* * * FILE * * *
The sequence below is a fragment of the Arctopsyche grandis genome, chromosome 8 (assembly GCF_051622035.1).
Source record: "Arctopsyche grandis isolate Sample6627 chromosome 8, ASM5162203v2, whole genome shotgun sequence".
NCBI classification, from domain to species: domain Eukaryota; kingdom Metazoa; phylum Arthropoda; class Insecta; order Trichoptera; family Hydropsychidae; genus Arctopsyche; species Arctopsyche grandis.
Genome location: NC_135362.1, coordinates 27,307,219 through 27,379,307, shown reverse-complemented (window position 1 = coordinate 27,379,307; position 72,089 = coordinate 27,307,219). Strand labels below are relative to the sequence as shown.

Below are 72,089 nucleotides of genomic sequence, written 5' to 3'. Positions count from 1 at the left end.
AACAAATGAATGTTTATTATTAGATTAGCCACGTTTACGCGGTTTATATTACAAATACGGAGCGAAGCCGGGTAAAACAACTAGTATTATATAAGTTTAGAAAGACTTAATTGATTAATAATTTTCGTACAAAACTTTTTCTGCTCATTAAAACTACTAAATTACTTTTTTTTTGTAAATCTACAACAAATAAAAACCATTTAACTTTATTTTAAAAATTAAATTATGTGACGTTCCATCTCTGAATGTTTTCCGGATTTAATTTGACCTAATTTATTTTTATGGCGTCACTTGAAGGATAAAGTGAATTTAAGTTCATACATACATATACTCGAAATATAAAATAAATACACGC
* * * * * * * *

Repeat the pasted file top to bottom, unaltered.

The sequence below is a fragment of the Arctopsyche grandis genome, chromosome 8 (assembly GCF_051622035.1).
Source record: "Arctopsyche grandis isolate Sample6627 chromosome 8, ASM5162203v2, whole genome shotgun sequence".
NCBI classification, from domain to species: domain Eukaryota; kingdom Metazoa; phylum Arthropoda; class Insecta; order Trichoptera; family Hydropsychidae; genus Arctopsyche; species Arctopsyche grandis.
Genome location: NC_135362.1, coordinates 27,307,219 through 27,379,307, shown reverse-complemented (window position 1 = coordinate 27,379,307; position 72,089 = coordinate 27,307,219). Strand labels below are relative to the sequence as shown.

Below are 72,089 nucleotides of genomic sequence, written 5' to 3'. Positions count from 1 at the left end.
AACAAATGAATGTTTATTATTAGATTAGCCACGTTTACGCGGTTTATATTACAAATACGGAGCGAAGCCGGGTAAAACAACTAGTATTATATAAGTTTAGAAAGACTTAATTGATTAATAATTTTCGTACAAAACTTTTTCTGCTCATTAAAACTACTAAATTACTTTTTTTTTGTAAATCTACAACAAATAAAAACCATTTAACTTTATTTTAAAAATTAAATTATGTGACGTTCCATCTCTGAATGTTTTCCGGATTTAATTTGACCTAATTTATTTTTATGGCGTCACTTGAAGGATAAAGTGAATTTAAGTTCATACATACATATACTCGAAATATAAAATAAATACACGC